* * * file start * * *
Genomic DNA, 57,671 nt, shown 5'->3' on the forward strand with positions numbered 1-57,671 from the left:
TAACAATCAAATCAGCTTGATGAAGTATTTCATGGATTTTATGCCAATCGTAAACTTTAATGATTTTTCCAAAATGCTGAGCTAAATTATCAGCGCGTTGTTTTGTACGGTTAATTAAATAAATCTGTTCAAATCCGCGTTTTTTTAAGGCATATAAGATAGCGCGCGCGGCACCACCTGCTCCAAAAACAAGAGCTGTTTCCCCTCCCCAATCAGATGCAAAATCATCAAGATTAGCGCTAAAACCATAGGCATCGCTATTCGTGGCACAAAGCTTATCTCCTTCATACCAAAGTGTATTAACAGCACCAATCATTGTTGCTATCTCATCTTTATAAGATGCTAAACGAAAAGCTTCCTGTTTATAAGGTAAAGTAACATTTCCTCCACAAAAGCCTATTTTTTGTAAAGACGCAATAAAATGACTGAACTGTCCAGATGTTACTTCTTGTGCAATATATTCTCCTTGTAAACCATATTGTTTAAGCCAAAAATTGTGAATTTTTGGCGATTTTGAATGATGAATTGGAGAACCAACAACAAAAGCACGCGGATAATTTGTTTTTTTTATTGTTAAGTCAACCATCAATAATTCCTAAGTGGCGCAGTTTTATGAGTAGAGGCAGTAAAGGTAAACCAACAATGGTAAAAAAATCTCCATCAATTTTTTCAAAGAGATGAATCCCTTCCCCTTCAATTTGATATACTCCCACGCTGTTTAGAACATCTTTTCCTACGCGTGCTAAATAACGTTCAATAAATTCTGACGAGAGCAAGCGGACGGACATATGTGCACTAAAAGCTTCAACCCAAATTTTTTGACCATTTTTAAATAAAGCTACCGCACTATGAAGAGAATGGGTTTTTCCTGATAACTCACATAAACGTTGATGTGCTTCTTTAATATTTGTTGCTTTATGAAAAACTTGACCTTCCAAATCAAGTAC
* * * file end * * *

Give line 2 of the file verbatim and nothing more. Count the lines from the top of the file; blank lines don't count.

TAACAATCAAATCAGCTTGATGAAGTATTTCATGGATTTTATGCCAATCGTAAACTTTAATGATTTTTCCAAAATGCTGAGCTAAATTATCAGCGCGTTGTTTTGTACGGTTAATTAAATAAATCTGTTCAAATCCGCGTTTTTTTAAGGCATATAAGATAGCGCGCGCGGCACCACCTGCTCCAAAAACAAGAGCTGTTTCCCCTCCCCAATCAGATGCAAAATCATCAAGATTAGCGCTAAAACCATAGGCATCGCTATTCGTGGCACAAAGCTTATCTCCTTCATACCAAAGTGTATTAACAGCACCAATCATTGTTGCTATCTCATCTTTATAAGATGCTAAACGAAAAGCTTCCTGTTTATAAGGTAAAGTAACATTTCCTCCACAAAAGCCTATTTTTTGTAAAGACGCAATAAAATGACTGAACTGTCCAGATGTTACTTCTTGTGCAATATATTCTCCTTGTAAACCATATTGTTTAAGCCAAAAATTGTGAATTTTTGGCGATTTTGAATGATGAATTGGAGAACCAACAACAAAAGCACGCGGATAATTTGTTTTTTTTATTGTTAAGTCAACCATCAATAATTCCTAAGTGGCGCAGTTTTATGAGTAGAGGCAGTAAAGGTAAACCAACAATGGTAAAAAAATCTCCATCAATTTTTTCAAAGAGATGAATCCCTTCCCCTTCAATTTGATATACTCCCACGCTGTTTAGAACATCTTTTCCTACGCGTGCTAAATAACGTTCAATAAATTCTGACGAGAGCAAGCGGACGGACATATGTGCACTAAAAGCTTCAACCCAAATTTTTTGACCATTTTTAAATAAAGCTACCGCACTATGAAGAGAATGGGTTTTTCCTGATAACTCACATAAACGTTGATGTGCTTCTTTAATATTTGTTGCTTTATGAAAAACTTGACCTTCCAAATCAAGTAC